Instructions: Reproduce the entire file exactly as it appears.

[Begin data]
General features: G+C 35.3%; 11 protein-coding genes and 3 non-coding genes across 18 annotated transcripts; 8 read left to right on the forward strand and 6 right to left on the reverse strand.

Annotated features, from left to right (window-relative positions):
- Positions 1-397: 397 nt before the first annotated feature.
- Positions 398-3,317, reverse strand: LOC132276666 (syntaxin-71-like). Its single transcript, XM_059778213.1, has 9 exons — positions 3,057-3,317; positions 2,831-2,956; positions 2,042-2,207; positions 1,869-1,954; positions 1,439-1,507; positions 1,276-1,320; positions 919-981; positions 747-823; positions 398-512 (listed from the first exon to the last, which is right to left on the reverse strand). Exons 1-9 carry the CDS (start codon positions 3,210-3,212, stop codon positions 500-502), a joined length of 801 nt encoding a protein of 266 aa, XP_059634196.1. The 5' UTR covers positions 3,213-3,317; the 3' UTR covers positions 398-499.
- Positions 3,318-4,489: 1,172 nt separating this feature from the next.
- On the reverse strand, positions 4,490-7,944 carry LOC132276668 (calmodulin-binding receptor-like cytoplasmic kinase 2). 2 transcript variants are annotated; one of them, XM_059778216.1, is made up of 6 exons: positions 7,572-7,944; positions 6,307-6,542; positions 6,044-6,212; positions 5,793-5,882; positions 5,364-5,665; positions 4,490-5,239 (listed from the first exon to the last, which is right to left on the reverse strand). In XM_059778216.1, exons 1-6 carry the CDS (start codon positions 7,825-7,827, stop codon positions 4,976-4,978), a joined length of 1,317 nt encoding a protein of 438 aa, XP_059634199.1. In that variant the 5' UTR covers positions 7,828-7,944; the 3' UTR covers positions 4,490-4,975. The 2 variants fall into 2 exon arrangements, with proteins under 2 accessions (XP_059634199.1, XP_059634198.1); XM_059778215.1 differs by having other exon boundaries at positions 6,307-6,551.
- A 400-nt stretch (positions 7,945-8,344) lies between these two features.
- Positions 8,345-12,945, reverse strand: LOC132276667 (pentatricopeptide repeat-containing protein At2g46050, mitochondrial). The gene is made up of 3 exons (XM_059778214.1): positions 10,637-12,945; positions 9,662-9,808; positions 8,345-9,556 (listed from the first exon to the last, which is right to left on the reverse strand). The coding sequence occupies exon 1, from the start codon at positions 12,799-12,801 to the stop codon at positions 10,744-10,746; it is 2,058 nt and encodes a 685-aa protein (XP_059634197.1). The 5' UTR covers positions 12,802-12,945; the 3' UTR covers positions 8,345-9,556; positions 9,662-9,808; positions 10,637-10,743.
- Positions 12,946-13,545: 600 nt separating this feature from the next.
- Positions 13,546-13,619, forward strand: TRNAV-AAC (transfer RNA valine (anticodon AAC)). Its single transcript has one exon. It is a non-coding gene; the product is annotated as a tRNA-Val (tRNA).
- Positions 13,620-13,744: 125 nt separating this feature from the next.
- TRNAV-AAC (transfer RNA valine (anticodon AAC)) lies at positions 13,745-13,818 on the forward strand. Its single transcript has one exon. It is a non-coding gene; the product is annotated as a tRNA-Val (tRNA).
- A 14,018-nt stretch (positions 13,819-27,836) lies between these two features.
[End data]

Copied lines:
General features: G+C 35.3%; 11 protein-coding genes and 3 non-coding genes across 18 annotated transcripts; 8 read left to right on the forward strand and 6 right to left on the reverse strand.

Annotated features, from left to right (window-relative positions):
- Positions 1-397: 397 nt before the first annotated feature.
- Positions 398-3,317, reverse strand: LOC132276666 (syntaxin-71-like). Its single transcript, XM_059778213.1, has 9 exons — positions 3,057-3,317; positions 2,831-2,956; positions 2,042-2,207; positions 1,869-1,954; positions 1,439-1,507; positions 1,276-1,320; positions 919-981; positions 747-823; positions 398-512 (listed from the first exon to the last, which is right to left on the reverse strand). Exons 1-9 carry the CDS (start codon positions 3,210-3,212, stop codon positions 500-502), a joined length of 801 nt encoding a protein of 266 aa, XP_059634196.1. The 5' UTR covers positions 3,213-3,317; the 3' UTR covers positions 398-499.
- Positions 3,318-4,489: 1,172 nt separating this feature from the next.
- On the reverse strand, positions 4,490-7,944 carry LOC132276668 (calmodulin-binding receptor-like cytoplasmic kinase 2). 2 transcript variants are annotated; one of them, XM_059778216.1, is made up of 6 exons: positions 7,572-7,944; positions 6,307-6,542; positions 6,044-6,212; positions 5,793-5,882; positions 5,364-5,665; positions 4,490-5,239 (listed from the first exon to the last, which is right to left on the reverse strand). In XM_059778216.1, exons 1-6 carry the CDS (start codon positions 7,825-7,827, stop codon positions 4,976-4,978), a joined length of 1,317 nt encoding a protein of 438 aa, XP_059634199.1. In that variant the 5' UTR covers positions 7,828-7,944; the 3' UTR covers positions 4,490-4,975. The 2 variants fall into 2 exon arrangements, with proteins under 2 accessions (XP_059634199.1, XP_059634198.1); XM_059778215.1 differs by having other exon boundaries at positions 6,307-6,551.
- A 400-nt stretch (positions 7,945-8,344) lies between these two features.
- Positions 8,345-12,945, reverse strand: LOC132276667 (pentatricopeptide repeat-containing protein At2g46050, mitochondrial). The gene is made up of 3 exons (XM_059778214.1): positions 10,637-12,945; positions 9,662-9,808; positions 8,345-9,556 (listed from the first exon to the last, which is right to left on the reverse strand). The coding sequence occupies exon 1, from the start codon at positions 12,799-12,801 to the stop codon at positions 10,744-10,746; it is 2,058 nt and encodes a 685-aa protein (XP_059634197.1). The 5' UTR covers positions 12,802-12,945; the 3' UTR covers positions 8,345-9,556; positions 9,662-9,808; positions 10,637-10,743.
- Positions 12,946-13,545: 600 nt separating this feature from the next.
- Positions 13,546-13,619, forward strand: TRNAV-AAC (transfer RNA valine (anticodon AAC)). Its single transcript has one exon. It is a non-coding gene; the product is annotated as a tRNA-Val (tRNA).
- Positions 13,620-13,744: 125 nt separating this feature from the next.
- TRNAV-AAC (transfer RNA valine (anticodon AAC)) lies at positions 13,745-13,818 on the forward strand. Its single transcript has one exon. It is a non-coding gene; the product is annotated as a tRNA-Val (tRNA).
- A 14,018-nt stretch (positions 13,819-27,836) lies between these two features.